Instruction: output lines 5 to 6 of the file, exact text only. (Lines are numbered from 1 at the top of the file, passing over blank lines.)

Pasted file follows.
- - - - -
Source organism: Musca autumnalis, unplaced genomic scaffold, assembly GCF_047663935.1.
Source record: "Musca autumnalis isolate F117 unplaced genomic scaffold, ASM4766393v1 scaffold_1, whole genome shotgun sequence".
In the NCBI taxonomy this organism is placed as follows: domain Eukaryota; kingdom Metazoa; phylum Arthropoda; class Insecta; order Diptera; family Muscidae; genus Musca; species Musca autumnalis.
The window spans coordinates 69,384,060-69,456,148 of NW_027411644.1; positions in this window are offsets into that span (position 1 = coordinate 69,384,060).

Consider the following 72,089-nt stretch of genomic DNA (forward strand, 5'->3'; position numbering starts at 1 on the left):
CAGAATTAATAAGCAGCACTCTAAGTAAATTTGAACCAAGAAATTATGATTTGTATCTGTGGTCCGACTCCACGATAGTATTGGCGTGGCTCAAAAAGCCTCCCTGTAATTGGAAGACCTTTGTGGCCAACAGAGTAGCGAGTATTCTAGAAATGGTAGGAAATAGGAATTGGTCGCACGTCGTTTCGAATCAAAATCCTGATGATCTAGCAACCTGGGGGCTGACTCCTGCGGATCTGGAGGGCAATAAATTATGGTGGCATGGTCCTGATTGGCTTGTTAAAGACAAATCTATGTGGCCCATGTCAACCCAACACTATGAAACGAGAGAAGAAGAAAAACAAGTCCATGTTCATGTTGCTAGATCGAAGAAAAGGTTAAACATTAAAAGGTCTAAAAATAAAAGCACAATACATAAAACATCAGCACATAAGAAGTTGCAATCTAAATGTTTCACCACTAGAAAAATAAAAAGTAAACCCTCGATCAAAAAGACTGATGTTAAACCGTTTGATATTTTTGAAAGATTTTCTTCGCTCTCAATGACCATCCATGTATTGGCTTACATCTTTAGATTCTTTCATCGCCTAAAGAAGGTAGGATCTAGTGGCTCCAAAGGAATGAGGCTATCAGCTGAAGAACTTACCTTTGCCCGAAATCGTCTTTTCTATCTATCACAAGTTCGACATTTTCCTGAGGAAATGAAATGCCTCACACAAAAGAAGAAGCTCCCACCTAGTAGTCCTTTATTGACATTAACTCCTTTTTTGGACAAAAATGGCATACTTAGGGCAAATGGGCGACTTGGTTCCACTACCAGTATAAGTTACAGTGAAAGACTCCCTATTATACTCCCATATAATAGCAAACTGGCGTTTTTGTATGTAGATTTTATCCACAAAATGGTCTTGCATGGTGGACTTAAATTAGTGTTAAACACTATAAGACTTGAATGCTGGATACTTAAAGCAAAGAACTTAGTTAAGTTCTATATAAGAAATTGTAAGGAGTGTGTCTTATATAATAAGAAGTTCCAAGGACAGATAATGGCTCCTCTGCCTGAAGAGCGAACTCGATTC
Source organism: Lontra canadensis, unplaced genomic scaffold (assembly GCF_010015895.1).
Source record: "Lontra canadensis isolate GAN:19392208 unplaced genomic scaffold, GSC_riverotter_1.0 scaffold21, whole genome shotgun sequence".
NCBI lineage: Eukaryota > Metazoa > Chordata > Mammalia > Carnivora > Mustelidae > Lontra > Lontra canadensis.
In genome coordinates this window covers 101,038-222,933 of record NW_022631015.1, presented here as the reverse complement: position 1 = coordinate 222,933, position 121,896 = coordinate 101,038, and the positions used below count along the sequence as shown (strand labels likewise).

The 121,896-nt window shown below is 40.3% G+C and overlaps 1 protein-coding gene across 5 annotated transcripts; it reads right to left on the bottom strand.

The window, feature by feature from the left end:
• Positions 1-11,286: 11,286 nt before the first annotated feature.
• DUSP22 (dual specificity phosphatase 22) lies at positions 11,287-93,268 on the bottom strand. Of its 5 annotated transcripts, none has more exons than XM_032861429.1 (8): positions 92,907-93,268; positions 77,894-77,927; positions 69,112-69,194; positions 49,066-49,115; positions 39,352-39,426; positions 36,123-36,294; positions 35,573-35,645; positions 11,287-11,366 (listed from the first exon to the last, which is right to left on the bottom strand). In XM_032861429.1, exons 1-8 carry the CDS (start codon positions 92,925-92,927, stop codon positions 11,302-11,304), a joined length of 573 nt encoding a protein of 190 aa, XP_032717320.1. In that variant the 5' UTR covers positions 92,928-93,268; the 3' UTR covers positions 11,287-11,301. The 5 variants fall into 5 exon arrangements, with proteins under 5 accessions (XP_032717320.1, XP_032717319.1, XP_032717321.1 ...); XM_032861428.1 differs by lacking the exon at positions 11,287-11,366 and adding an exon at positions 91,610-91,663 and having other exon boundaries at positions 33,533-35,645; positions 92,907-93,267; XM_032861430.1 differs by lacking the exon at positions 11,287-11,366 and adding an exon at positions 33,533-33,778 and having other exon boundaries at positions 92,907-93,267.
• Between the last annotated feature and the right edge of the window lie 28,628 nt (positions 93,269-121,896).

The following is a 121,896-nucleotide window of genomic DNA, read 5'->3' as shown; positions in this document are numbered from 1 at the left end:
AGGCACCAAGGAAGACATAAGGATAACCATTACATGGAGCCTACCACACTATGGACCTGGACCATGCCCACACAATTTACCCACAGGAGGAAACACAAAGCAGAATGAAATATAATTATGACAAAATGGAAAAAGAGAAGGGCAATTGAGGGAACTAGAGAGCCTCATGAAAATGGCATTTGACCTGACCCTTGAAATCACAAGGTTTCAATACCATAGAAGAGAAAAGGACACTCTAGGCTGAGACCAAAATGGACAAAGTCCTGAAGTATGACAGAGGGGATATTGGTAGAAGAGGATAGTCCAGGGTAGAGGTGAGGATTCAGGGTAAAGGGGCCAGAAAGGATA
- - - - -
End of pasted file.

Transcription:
Consider the following 72,089-nt stretch of genomic DNA (forward strand, 5'->3'; position numbering starts at 1 on the left):
CAGAATTAATAAGCAGCACTCTAAGTAAATTTGAACCAAGAAATTATGATTTGTATCTGTGGTCCGACTCCACGATAGTATTGGCGTGGCTCAAAAAGCCTCCCTGTAATTGGAAGACCTTTGTGGCCAACAGAGTAGCGAGTATTCTAGAAATGGTAGGAAATAGGAATTGGTCGCACGTCGTTTCGAATCAAAATCCTGATGATCTAGCAACCTGGGGGCTGACTCCTGCGGATCTGGAGGGCAATAAATTATGGTGGCATGGTCCTGATTGGCTTGTTAAAGACAAATCTATGTGGCCCATGTCAACCCAACACTATGAAACGAGAGAAGAAGAAAAACAAGTCCATGTTCATGTTGCTAGATCGAAGAAAAGGTTAAACATTAAAAGGTCTAAAAATAAAAGCACAATACATAAAACATCAGCACATAAGAAGTTGCAATCTAAATGTTTCACCACTAGAAAAATAAAAAGTAAACCCTCGATCAAAAAGACTGATGTTAAACCGTTTGATATTTTTGAAAGATTTTCTTCGCTCTCAATGACCATCCATGTATTGGCTTACATCTTTAGATTCTTTCATCGCCTAAAGAAGGTAGGATCTAGTGGCTCCAAAGGAATGAGGCTATCAGCTGAAGAACTTACCTTTGCCCGAAATCGTCTTTTCTATCTATCACAAGTTCGACATTTTCCTGAGGAAATGAAATGCCTCACACAAAAGAAGAAGCTCCCACCTAGTAGTCCTTTATTGACATTAACTCCTTTTTTGGACAAAAATGGCATACTTAGGGCAAATGGGCGACTTGGTTCCACTACCAGTATAAGTTACAGTGAAAGACTCCCTATTATACTCCCATATAATAGCAAACTGGCGTTTTTGTATGTAGATTTTATCCACAAAATGGTCTTGCATGGTGGACTTAAATTAGTGTTAAACACTATAAGACTTGAATGCTGGATACTTAAAGCAAAGAACTTAGTTAAGTTCTATATAAGAAATTGTAAGGAGTGTGTCTTATATAATAAGAAGTTCCAAGGACAGATAATGGCTCCTCTGCCTGAAGAGCGAACTCGATTC